What's in a name?

“Hi, my name is Ashwini, but you can call me Ash.”
I rush out the string of words without even pausing to take a breath. Plopping down promptly after my brief introduction, I feel satisfied, watching the relief break out on a majority of faces as my name becomes chopped and instantly easier to pronounce.
This has easily become second nature, reiterating the simple phrase almost every time I introduce myself to someone new.
Ash: It’s simple, cute and familiar.
It’s been so long now that I’ve utilized this moniker, that often times the words will dance out from my lips by natural habit. “You can just write Ash” I smile politely, when the sales associate at the mall, pauses nervously, scratching her head before writing my name on the board outside the dressing room.
My full name is Ashwini. It’s a wonderful name. My parents named me after the word for “star” in Sanskrit. What a coincidence, that Ashwini also happens to be the namesake of the God(s) or Ashvini twins, representing fortune, in my native Hindu heritage.
However, the uniqueness and beauty of my name never did fully dawn on me. Ashwini was never a name I’d find on the key tags, scouring gift shop after gift shop. I’d constantly pour over the Sarah’s and Elizabeth’s, Melinda’s and Avery’s, but never once when I indulged into the magical realm of fantasy in my beloved novels, the name “Ashwini” greeted me.
I was ashamed of the snickers I would hear during morning attendance— to the point that whenever the teacher would pause with a quizzical glance, I would raise my hand, noting my presence before their mouths had the opportunity to shape around my name. My only thoughts were to protect my social conscience, and prevent any of the kids at school from butchering my name, and assigning a multitude of teases: Weenie, Weiner, Wenis; I’ve heard it all.
I longed to fit in with my peers, my brown skin and dark eyes already proving a stark contrast from the kids at school. I bugged my parents ignorantly all throughout middle school, begging, pleading for a name change. I envied my friends, with whom the substitute never had a problem pronouncing their name, greatly juxtaposing the torturous time they had, when it came to mine.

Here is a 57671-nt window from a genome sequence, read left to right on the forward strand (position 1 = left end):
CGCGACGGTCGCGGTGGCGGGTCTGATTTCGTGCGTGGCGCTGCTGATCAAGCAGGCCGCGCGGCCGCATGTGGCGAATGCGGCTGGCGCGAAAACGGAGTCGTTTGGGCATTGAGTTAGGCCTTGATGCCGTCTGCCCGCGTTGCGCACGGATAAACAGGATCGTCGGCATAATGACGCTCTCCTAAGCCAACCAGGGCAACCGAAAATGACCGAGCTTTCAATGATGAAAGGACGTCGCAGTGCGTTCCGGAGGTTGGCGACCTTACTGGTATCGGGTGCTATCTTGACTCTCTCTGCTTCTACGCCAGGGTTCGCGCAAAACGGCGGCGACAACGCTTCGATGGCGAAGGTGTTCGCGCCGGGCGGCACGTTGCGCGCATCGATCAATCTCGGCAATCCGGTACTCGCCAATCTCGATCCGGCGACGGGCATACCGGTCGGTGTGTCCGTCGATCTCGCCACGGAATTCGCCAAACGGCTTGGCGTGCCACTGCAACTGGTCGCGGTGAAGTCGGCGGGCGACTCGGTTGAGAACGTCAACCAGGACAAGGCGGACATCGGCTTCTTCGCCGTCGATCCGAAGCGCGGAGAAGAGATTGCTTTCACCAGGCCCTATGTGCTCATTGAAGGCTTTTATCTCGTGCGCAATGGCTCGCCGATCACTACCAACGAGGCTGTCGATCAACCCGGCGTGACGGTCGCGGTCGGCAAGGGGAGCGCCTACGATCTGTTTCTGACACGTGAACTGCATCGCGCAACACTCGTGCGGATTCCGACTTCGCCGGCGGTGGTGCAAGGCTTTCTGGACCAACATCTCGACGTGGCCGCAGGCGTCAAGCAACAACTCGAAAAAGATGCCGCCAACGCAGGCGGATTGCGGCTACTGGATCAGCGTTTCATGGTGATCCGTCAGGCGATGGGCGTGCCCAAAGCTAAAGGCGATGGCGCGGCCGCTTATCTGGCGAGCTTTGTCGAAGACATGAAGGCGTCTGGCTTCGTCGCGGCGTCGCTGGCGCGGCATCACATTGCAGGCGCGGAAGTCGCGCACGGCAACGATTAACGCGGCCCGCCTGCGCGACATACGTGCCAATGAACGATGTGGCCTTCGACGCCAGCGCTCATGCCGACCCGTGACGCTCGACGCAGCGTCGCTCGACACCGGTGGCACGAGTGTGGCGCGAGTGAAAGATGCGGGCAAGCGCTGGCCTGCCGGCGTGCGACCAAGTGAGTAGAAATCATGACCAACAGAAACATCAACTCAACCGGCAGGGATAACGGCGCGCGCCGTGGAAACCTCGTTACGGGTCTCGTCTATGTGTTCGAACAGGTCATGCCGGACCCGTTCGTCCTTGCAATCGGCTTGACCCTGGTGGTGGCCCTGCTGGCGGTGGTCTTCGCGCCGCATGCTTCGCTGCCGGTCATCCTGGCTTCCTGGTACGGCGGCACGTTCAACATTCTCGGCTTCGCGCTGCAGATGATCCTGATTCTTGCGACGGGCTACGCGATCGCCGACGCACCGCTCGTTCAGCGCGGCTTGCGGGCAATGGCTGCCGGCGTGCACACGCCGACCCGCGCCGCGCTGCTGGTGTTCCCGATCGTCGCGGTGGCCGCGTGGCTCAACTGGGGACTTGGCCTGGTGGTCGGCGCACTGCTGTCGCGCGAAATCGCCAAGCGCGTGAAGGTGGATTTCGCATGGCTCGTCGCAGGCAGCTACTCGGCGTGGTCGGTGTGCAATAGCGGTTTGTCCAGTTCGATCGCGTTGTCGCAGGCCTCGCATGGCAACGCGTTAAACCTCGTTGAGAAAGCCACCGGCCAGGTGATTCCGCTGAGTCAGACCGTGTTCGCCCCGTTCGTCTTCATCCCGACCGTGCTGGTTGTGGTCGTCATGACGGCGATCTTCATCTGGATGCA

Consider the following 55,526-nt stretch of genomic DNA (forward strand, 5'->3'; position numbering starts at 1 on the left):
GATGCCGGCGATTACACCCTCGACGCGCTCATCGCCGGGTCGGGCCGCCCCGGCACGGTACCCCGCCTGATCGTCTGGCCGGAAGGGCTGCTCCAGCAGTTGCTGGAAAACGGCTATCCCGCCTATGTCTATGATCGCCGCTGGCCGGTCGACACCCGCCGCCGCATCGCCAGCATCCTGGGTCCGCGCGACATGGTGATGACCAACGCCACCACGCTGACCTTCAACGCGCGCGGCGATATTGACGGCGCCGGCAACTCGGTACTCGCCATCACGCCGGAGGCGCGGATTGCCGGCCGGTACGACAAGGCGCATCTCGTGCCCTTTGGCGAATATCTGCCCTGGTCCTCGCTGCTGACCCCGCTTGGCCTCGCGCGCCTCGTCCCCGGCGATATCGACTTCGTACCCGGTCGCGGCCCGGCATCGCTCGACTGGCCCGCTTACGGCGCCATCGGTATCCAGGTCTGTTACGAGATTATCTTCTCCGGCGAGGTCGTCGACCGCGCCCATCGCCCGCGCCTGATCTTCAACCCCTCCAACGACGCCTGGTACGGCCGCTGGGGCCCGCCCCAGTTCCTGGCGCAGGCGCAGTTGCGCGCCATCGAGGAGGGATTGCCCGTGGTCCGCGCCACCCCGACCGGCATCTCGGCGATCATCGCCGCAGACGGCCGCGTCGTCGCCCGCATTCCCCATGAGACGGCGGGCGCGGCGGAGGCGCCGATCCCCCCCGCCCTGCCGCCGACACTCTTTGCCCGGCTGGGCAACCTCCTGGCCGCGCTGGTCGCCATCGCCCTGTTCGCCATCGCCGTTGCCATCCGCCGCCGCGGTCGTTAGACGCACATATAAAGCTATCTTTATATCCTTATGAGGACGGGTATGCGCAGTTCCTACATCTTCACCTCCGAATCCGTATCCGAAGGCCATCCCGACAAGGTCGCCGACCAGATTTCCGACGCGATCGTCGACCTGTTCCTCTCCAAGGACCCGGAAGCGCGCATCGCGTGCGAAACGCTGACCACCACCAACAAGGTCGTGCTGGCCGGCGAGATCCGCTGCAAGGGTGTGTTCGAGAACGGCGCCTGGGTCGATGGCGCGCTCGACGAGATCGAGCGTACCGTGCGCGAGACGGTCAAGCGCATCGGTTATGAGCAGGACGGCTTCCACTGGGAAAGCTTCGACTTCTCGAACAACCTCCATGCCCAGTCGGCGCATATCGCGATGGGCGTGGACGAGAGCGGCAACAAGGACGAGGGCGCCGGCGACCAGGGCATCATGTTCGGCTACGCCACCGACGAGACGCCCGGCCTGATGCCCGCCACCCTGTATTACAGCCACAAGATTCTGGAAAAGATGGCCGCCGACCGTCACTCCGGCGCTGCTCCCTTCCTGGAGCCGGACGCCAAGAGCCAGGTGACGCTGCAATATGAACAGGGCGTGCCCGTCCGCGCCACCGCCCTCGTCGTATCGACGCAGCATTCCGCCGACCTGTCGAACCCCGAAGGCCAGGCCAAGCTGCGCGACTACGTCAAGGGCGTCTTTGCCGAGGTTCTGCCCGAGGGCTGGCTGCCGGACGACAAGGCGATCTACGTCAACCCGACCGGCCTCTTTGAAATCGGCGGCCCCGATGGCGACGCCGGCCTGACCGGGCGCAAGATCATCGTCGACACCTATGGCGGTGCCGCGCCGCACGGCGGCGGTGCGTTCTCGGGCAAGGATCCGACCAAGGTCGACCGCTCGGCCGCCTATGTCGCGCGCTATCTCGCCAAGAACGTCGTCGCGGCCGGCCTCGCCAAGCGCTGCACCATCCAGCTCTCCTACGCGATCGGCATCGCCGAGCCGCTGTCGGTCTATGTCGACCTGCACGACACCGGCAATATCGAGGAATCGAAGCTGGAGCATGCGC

It was then, I made the conscious decision to go by Ash. A pretty, simple name. “Ash” that could be an “Ashley” or an “Asha.” It was perfect.
My nickname had evolved over time to submerge into a new identity. Gone were the days of mispronunciations and the fear of someone butchering my name. Introducing myself as “Ash” was clear cut, easy. The nickname “Ash” was plain and simple, ringing clearly as day.
But was it one to be proud of? 
I can still remember the first time my parents heard my nickname. Both of them came to pick me up one day after fourth grade. “Bye Ash!” my friends called out, as my mother suddenly displayed a crestfallen stature.
“Ash? Why not Ashwini?” My father questioned, with a hurt demeanor.
I brushed it off. My parents didn’t understand the pain I felt from my name. But as I grow older, I realize how could they?
Why must I perfect my name to make it more palatable or easier for others to pronounce? By no means, I reflect, have I ever hated my name. 
But, what I do dislike, is the cultural erasure and identity that came adrift with me choosing this particular nickname. I’ve come to realize, that I am forcing myself to fit into a jigsaw puzzle, where that one astray piece, no matter how hard we try to force it, just won’t fit. I am that piece.
I shouldn't have to modify any part of myself, nor my identity to feel as a whole in society. Inadvertently, I had gotten myself tangled into the fragile web of cultural assimilation. I’ve always felt a loss of belonging, my name the factor that pushed me away from the “normalcy” I’d recognized in others. Many times, I’ve regarded myself as foreign, and I’ve felt forced to adapt to atypical ideals. I’d always thought that by changing my name, that I’d somehow magically change the shape of that puzzle piece, and fit in.
But by modifying this part of me, this part of myself, I caused a swift blow to my identity. 
My beautiful name. 
My parents bestowed upon me one of the greatest gifts that they’ve had to offer, honouring the rich culture that I’ve descended from. This is not something to be embarrassed over. In fact, why should I be ashamed at all, of the gem that is my name, and the heritage it expresses. The name “Ashwini” reflects my traditional Indian and Malaysian roots. What pride and joy, it brings me to finally come to this crisp observation.
I am not going to conform to this standard, by changing my name. If it is difficult for you to pronounce, I am not going to be one, to adapt to the norm of changing it, and taking away the untold whispers of my distinct identity. 
The older I become, the more my eyes have widened to the understanding of the importance and appreciation of cultural identity. A name holds so much more than just power, but an identity, culture, and history. A name is just the beginning, the tip of unraveling the story of you.
So, it is with this, that I bid a hearty goodbye to the nickname, “Ash.” I like the nickname Ash, I really do. I think it’s lovely when I hear the words spill out from my friend’s mouths. 
But, I will no longer use it to introduce myself. It will always be a part of me that I will grapple with, hesitating whether or not I should stop myself from correcting the kind stranger who started a conversation with me in line. However, it’s time to honour my real name, and bring forth the rich heritage that I’ve descended from. And, I’ll be the one to decide whether you can call me “Ash” or not.
So hello, my name is Ashwini. It’s very nice to meet you.

CONVERSATION

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